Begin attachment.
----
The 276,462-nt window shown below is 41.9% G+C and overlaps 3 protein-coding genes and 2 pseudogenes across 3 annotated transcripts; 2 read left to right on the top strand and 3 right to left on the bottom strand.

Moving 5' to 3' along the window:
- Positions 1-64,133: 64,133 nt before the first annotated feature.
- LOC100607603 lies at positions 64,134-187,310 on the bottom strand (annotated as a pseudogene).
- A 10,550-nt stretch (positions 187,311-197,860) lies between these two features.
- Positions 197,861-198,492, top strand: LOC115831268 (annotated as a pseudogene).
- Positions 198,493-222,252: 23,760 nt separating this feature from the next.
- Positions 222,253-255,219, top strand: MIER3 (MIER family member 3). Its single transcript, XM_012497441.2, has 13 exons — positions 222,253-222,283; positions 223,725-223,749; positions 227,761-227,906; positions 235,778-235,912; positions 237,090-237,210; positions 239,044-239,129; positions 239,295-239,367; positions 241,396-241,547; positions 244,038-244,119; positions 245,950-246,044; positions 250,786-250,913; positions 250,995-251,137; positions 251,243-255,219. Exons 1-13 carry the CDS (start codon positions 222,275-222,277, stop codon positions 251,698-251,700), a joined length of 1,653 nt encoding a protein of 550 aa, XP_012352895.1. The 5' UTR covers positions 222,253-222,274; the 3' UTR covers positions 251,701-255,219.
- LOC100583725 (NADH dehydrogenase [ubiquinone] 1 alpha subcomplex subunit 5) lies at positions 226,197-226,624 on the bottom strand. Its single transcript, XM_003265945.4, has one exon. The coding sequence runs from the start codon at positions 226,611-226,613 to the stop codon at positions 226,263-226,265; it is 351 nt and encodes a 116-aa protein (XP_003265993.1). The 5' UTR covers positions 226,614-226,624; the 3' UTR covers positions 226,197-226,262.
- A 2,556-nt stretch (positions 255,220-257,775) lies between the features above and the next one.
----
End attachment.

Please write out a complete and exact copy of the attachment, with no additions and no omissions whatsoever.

The 276,462-nt window shown below is 41.9% G+C and overlaps 3 protein-coding genes and 2 pseudogenes across 3 annotated transcripts; 2 read left to right on the top strand and 3 right to left on the bottom strand.

Moving 5' to 3' along the window:
- Positions 1-64,133: 64,133 nt before the first annotated feature.
- LOC100607603 lies at positions 64,134-187,310 on the bottom strand (annotated as a pseudogene).
- A 10,550-nt stretch (positions 187,311-197,860) lies between these two features.
- Positions 197,861-198,492, top strand: LOC115831268 (annotated as a pseudogene).
- Positions 198,493-222,252: 23,760 nt separating this feature from the next.
- Positions 222,253-255,219, top strand: MIER3 (MIER family member 3). Its single transcript, XM_012497441.2, has 13 exons — positions 222,253-222,283; positions 223,725-223,749; positions 227,761-227,906; positions 235,778-235,912; positions 237,090-237,210; positions 239,044-239,129; positions 239,295-239,367; positions 241,396-241,547; positions 244,038-244,119; positions 245,950-246,044; positions 250,786-250,913; positions 250,995-251,137; positions 251,243-255,219. Exons 1-13 carry the CDS (start codon positions 222,275-222,277, stop codon positions 251,698-251,700), a joined length of 1,653 nt encoding a protein of 550 aa, XP_012352895.1. The 5' UTR covers positions 222,253-222,274; the 3' UTR covers positions 251,701-255,219.
- LOC100583725 (NADH dehydrogenase [ubiquinone] 1 alpha subcomplex subunit 5) lies at positions 226,197-226,624 on the bottom strand. Its single transcript, XM_003265945.4, has one exon. The coding sequence runs from the start codon at positions 226,611-226,613 to the stop codon at positions 226,263-226,265; it is 351 nt and encodes a 116-aa protein (XP_003265993.1). The 5' UTR covers positions 226,614-226,624; the 3' UTR covers positions 226,197-226,262.
- A 2,556-nt stretch (positions 255,220-257,775) lies between the features above and the next one.